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7 of 7 people found the following review helpful
5.0 out of 5 stars Clever, complex, and intriguing.
Writing one of the must unusual and imaginative books I've read in a long time, Flanagan presents a multi-leveled novel which is full of wry, sometimes hilarious, observations about people and history, at the same time that it is a scathing indictment of colonialism's cruelties and its prison system, in particular. Almost schizophrenic in its approach, the novel jerks the...
Published on 27 Nov 2002 by Mary Whipple

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1 of 1 people found the following review helpful
2.0 out of 5 stars Lost interest in mid-read
It seemed at first that this book would be a real find. The prose was elegant, literary,the story unusual, intriguing... all started well... and then after 200 pages or so the story lost the appeal it had had, it wasn't unusual anymore, it was weird!!And even grotesque at times. The flights of fancy became delirious and it was as though we couldn't rely on anything we...
Published on 5 May 2008 by H. Lacroix


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1 of 2 people found the following review helpful
5.0 out of 5 stars A gem of a book, 3 July 2003
This review is from: Gould's Book of Fish (Paperback)
One of the joys of reading is browsing through book shops and ocassionally unearthing a gem. I managed that, with this book. I came across it without reading any reviews, or hyped up ravings. Put quite simply, I found this a really enjoyable book, sad in parts, but the humour of Billy Gould is always ever present. The story rattles along, and takes you with it.
Just great...
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12 of 19 people found the following review helpful
1.0 out of 5 stars PUFFED-UP PISCATORIAL PRETENSE, 31 Mar 2002
By 
.
Reading this book is the literary equivalent of consuming the flesh of the porcupine fish (fugu). It is near impossible to avoid the effects of its toxic content.
If you like joyless and bleak writing, that reads like a transcript of a very bad dream, this book is for you... When you read this book, you are immersed in a delusional and deranged mind-space.
Van Dieman Land (p.k.a. Tasmania) in the first half of the 19th Century provides one of the most gothic settings an author could ever want for a novel. The greatest Australian book, Marcus Clarke's "For the Term of His Natural Life" remains the definitive tale from this time and place. When you couple the British-Australian involuntary tourism system (ie. convict transportation 1788-1852) with the sad demise of the Tasmanian indigenous population you have very powerful ingredients with which to build a tale or two. Richard Flanagan in this novel takes us into every dark, dank cranny and crevice he believes this world was made of.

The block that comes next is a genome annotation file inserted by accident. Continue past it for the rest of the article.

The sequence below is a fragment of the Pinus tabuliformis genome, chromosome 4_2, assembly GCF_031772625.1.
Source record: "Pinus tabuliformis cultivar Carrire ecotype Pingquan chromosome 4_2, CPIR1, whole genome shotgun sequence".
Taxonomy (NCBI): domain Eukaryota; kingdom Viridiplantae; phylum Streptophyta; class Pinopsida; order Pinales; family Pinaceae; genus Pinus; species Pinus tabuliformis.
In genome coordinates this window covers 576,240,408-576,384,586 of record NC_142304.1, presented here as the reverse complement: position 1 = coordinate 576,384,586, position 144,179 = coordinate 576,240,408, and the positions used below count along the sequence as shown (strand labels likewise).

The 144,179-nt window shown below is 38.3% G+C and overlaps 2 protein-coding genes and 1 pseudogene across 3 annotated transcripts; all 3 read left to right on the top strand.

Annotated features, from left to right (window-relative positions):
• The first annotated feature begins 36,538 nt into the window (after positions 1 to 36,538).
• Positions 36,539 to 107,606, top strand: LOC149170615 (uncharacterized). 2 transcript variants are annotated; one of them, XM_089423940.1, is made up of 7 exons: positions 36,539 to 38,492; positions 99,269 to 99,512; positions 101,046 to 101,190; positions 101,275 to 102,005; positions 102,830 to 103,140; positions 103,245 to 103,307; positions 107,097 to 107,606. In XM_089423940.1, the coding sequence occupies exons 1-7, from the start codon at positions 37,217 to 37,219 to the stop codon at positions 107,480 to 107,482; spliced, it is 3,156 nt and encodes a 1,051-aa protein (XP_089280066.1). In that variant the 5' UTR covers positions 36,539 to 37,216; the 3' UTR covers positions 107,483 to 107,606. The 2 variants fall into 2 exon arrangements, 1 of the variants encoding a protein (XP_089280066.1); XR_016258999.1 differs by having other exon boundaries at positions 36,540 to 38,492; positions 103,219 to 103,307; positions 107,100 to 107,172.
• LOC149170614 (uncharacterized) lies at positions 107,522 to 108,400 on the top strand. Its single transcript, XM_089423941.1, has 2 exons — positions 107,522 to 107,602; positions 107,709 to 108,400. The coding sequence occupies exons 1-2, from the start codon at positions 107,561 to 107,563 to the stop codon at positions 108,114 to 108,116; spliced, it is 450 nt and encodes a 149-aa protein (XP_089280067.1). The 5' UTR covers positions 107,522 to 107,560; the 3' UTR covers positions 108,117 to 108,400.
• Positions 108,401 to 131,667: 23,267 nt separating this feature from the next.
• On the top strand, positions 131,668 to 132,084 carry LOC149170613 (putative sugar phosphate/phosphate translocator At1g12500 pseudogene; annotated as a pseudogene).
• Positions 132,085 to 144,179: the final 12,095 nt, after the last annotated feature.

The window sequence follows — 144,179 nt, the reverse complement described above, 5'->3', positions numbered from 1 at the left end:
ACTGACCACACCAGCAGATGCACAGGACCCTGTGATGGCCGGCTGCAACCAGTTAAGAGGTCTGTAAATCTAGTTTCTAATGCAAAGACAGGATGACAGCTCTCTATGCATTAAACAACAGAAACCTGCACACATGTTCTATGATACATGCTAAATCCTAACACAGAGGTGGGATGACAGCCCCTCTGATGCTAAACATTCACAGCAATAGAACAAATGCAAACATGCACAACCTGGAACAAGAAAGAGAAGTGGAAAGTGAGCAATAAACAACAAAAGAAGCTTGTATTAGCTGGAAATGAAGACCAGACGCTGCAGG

Flanagan's style shows schoolboyish delight when he wallows in words like "putrefying" and "purulent". He does this so convincingly, that repugnance and nausea could result in the squeamish reader. He unashamedly, takes us into a world which, in his own words, is an "alternative reality", with its sustained hallucinatory passages.
Towards the final chapters, Flanagan attempts to draw some meaning or lessons from this morass of splintered and sinister ugliness. In the sub-text, he is asking questions such as "should contemporary Australians carry the blame and guilt for the undoubted barbarisms committed nearly two centuries ago?" The whole dramatic locution is deflated when his earlier puffed-up strident hyperbolism is punctured in the later, more reflective passages. The blunt shtick of fashionable post-modern cultural relativism, when employed by Flanagan, leaves us answerless.
Having "dipped his quill in demons" the utility of this book remains in its role as a purgative for those who need such things. The following passage sums up Flanagan's lead character's approach to physical (and psychic?) self-help. "Vomiting is not a bad thing, it rids the body of unwanted fluids & humours & prevents the continuing horrors of crapulence and flatulence the following day".
Flanagan is constantly decrying what he considers the abuses of the "scientifick" approach to the natural world, which was at its zenith in the early 1800s. The founder of botany, Linnaeus, is dismissed as just a collector and classifier of flowers.
Flanagan's cleverness has him using "The Enlightenment" as a euphemism for sexual intercourse, and "The Great Philosopher" was a perfume bottle pressed into service as a dildo, which was in the shape of a bust of Voltaire.